Section 2.1 defines hazard, risk, and other terms, and briefly introduces chemical risk assessment. Section 2.2 introduces comparative risk assessment, which can be “used to systematically measure, compare, and rank environmental problems.” It has no scientific basis, but is a useful tool and we see the basics of doing a comparative risk assessment. Section 2.3 reminds us of how complex risk assessment can be, as we are reminded of the risks to nine planetary boundaries. Section 2.4 points out the major reductions in risk that environmental regulations have provided, while also highlighting their limitations. Section 2.5 describes the right-to-know law, and especially the Toxics Release Inventory. Letting people know of chemical and other industrial releases in their locales can lead to industry reducing emissions. In Section 2.6 we see how each step of the waste management hierarchy has an important role in reducing risk: pollution prevention (P2) at the apex is closely followed by reuse, and then recycling, treatment, and disposal. In Section 2.7, with the introduction of industrial symbiosis, we learn that it is possible to move beyond P2: in industrial symbiosis there is an association between a number of facilities in which the wastes of one can be a raw material for others; in later chapters we see that it is also possible to move beyond industrial symbiosis. Section 2.8 concludes the chapter.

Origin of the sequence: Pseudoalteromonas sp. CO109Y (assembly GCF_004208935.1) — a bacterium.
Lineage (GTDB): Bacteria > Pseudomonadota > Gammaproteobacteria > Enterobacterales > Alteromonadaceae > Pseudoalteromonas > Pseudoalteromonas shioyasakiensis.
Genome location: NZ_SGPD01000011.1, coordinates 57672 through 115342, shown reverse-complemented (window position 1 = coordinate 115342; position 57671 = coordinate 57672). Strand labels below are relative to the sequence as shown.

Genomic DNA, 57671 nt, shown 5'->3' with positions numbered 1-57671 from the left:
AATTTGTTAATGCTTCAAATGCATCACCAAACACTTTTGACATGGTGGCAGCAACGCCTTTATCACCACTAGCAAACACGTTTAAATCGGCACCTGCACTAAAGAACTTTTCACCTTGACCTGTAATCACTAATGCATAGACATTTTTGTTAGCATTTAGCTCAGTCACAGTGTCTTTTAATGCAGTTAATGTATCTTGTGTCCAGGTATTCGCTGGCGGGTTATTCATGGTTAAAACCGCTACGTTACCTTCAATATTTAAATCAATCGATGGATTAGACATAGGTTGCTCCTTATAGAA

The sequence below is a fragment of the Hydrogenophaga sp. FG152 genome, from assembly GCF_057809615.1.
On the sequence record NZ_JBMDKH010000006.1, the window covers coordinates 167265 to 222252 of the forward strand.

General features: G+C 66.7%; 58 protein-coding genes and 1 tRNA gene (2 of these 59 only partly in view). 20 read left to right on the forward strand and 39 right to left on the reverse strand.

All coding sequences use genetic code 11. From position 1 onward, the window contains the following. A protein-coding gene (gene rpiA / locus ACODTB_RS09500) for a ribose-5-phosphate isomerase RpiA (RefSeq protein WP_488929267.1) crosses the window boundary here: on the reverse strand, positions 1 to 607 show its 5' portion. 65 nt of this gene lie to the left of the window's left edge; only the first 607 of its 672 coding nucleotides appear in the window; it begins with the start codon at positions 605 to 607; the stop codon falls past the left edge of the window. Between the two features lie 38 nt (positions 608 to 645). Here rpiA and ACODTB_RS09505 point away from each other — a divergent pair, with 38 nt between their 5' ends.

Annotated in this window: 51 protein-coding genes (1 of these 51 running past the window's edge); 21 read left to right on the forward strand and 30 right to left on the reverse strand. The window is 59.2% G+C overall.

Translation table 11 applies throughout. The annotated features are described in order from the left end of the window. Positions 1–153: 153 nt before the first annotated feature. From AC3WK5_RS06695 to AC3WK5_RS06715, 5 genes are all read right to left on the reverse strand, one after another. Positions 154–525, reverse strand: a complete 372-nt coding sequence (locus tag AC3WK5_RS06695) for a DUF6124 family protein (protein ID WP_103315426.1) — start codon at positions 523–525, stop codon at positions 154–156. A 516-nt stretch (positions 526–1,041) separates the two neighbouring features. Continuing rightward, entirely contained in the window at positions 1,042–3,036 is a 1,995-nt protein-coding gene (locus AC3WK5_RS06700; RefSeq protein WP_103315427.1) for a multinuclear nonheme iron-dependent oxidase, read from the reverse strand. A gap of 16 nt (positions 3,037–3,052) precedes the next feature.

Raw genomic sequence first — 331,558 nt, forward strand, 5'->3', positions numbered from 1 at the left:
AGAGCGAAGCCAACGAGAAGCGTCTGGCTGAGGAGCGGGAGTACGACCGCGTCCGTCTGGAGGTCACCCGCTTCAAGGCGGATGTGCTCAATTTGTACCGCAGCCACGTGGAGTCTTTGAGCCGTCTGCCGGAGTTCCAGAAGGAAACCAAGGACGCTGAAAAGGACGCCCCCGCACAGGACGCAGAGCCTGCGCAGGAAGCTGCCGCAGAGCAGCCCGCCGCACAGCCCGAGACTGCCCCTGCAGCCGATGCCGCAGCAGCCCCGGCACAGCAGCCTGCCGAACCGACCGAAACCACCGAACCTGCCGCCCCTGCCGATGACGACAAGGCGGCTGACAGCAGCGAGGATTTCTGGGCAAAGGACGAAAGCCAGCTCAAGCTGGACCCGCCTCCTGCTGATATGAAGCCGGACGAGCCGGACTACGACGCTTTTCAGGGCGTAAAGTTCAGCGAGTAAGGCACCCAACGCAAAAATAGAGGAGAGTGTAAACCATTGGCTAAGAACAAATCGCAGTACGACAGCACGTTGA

Remember nature’s services, a major topic in Chapter 1: To sustain meaningful life on Earth, it is absolutely necessary to sustain Earth’s habitats and biodiversity, and its ability to continue to perform the services on which humanity and all life depends. Sustaining nature’s services necessitates producing a minimal amount of damaging wastes and emissions (“zero”). The Product Life Institute provides one of several worthwhile introductions to sustainability.1
Acid deposition, better known as acid rain,1 goes far beyond the deposition of acid pollutants. It is atmospheric deposition, a phenomenon in which airborne chemicals and particulates – whether acids, metals, organic chemicals, microbes, or pollens – deposit from air onto land and water. You became familiar with fine particulates, PM2.5, in Chapter 5 and know that many chemicals can be associated with particulate matter.